It isn’t exactly intuitive that the global mean shouldn’t be a bit more noisy then it has been over the Holocene. During a positive AO for instance you can rapidly export ice from the arctic, and that should affect albedo…or you’d think that cloud cover changes might be more pronounced on decadal timescales. This is kind of what Roy Spencer is trying to get at with his “internal radiative forcing” concept, but as it happens, such things tend to cancel out over the long-term and external forcings matter more.

    When you add greenhouse gases you increase the amount of total energy available to the system. The “equilibrator” you’re trying to find is the outgoing longwave radiation (OLR). As you turn up CO2, the planet takes in more solar energy than it gives off to space as infrared, and as a consequence the planet warms. The way the planet comes back to radiative balance (but at a higher temperature) is through increasing the outgoing infrared energy.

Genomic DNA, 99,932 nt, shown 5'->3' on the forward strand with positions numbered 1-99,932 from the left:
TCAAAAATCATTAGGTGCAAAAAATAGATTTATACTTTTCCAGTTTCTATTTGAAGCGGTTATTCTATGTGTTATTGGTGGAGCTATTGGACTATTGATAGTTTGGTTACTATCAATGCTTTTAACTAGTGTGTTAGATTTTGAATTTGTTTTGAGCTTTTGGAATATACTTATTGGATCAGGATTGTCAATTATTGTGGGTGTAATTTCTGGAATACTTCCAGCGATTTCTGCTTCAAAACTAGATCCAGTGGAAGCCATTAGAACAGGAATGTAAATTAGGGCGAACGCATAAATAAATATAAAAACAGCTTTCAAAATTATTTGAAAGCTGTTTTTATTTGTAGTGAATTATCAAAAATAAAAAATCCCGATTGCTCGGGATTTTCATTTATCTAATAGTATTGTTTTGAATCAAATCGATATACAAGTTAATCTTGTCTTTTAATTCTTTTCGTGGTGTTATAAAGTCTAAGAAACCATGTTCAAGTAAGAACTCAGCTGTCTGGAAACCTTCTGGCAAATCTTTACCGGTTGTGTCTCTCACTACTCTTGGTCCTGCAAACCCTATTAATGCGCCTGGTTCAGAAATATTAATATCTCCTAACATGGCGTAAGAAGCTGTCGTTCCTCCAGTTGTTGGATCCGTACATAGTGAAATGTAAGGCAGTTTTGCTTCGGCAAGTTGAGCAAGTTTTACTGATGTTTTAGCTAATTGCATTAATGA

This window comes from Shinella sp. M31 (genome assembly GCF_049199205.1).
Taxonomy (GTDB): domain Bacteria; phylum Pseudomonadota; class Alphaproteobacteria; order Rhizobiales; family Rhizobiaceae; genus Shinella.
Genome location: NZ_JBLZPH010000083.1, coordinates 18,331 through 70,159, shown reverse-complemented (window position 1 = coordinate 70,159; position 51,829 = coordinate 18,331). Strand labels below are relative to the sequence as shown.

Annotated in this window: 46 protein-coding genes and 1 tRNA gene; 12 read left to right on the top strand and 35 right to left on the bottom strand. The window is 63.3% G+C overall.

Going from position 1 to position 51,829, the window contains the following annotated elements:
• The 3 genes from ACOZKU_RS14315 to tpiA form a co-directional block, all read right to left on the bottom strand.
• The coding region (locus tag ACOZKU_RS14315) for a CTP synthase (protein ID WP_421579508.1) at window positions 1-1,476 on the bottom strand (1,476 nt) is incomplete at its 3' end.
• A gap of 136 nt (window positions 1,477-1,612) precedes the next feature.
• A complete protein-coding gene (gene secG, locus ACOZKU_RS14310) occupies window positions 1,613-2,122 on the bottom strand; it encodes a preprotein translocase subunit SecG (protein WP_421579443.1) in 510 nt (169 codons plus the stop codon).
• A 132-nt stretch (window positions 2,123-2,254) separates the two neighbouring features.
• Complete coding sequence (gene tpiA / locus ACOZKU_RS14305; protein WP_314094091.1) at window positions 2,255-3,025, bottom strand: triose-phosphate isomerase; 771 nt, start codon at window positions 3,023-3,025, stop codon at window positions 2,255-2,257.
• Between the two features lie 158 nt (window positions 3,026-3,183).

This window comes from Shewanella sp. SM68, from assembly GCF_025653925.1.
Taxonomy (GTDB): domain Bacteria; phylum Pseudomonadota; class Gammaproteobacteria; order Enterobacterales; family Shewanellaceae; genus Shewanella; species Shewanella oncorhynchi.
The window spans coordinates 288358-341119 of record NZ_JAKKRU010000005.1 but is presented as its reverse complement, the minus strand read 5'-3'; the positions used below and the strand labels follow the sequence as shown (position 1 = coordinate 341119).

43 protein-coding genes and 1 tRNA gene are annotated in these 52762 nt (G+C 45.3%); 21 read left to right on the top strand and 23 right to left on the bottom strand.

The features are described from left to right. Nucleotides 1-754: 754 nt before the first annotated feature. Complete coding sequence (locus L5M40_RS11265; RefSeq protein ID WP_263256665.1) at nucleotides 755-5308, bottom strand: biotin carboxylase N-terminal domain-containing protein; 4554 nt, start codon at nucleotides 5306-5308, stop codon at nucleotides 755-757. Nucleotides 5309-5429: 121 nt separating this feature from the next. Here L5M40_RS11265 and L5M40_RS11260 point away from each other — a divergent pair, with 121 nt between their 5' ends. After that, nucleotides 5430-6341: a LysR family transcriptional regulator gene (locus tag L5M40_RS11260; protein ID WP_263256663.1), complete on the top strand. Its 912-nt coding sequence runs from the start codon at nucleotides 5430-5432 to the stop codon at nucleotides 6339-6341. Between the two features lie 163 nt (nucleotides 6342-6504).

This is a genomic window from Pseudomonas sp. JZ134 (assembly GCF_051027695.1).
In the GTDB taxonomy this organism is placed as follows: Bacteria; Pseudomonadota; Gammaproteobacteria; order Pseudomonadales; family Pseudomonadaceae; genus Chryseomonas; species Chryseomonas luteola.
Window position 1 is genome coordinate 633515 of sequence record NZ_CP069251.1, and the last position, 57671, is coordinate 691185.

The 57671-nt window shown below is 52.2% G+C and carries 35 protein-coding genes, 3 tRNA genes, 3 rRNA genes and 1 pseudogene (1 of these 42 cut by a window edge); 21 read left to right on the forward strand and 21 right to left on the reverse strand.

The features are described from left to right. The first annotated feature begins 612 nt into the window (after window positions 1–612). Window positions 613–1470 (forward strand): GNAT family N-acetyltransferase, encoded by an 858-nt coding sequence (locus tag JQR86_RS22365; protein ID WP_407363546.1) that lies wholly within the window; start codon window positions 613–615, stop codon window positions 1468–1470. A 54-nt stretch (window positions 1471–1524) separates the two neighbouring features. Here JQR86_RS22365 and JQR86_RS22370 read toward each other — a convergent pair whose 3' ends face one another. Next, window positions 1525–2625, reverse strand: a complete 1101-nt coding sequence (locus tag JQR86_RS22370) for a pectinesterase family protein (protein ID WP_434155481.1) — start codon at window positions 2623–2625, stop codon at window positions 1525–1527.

13. 113
    Alastair Brand says:

    #84 & #98 (Mike & Steve) In answer to your comments (yes, I know it’s off topic) I do not have figures for all of Europe, but I have just checked back on the Met Office figures for UK over the last few years.

    The problem is one of perception. Ask the man in the street, and he will interpret a wet spell of weather as being cold as well. Most people would assume that last year was cold (not true) because the summer was wet. The figures, though, show a different picture.

    If you take it as read that 2003 was a hot year, then just look at the data for subsequent years an the figures are surprising. EVERY year since 2003 has been between 1.1 to 1.4 deg C above the long term average. More to the point, since January 2004, there have only been 3 months where the UK temperature has fallen below the long term average. Yet you always have to fight the perceived “facts”.

    On the other hand, this risks falling into the same trap as some of the contrarians. Never rely on the figures for a region in order to evaluate global trends. Bottom line is, look at the gobal – not regional figures. I only used the regional figure here to illustrate a point.

  14. 114
    Richard says:

    Ray Ladbury made a comment about people who have an “incomplete understanding of the science”. However I find it quite astounding for anyone to claim a complete understanding of climate science.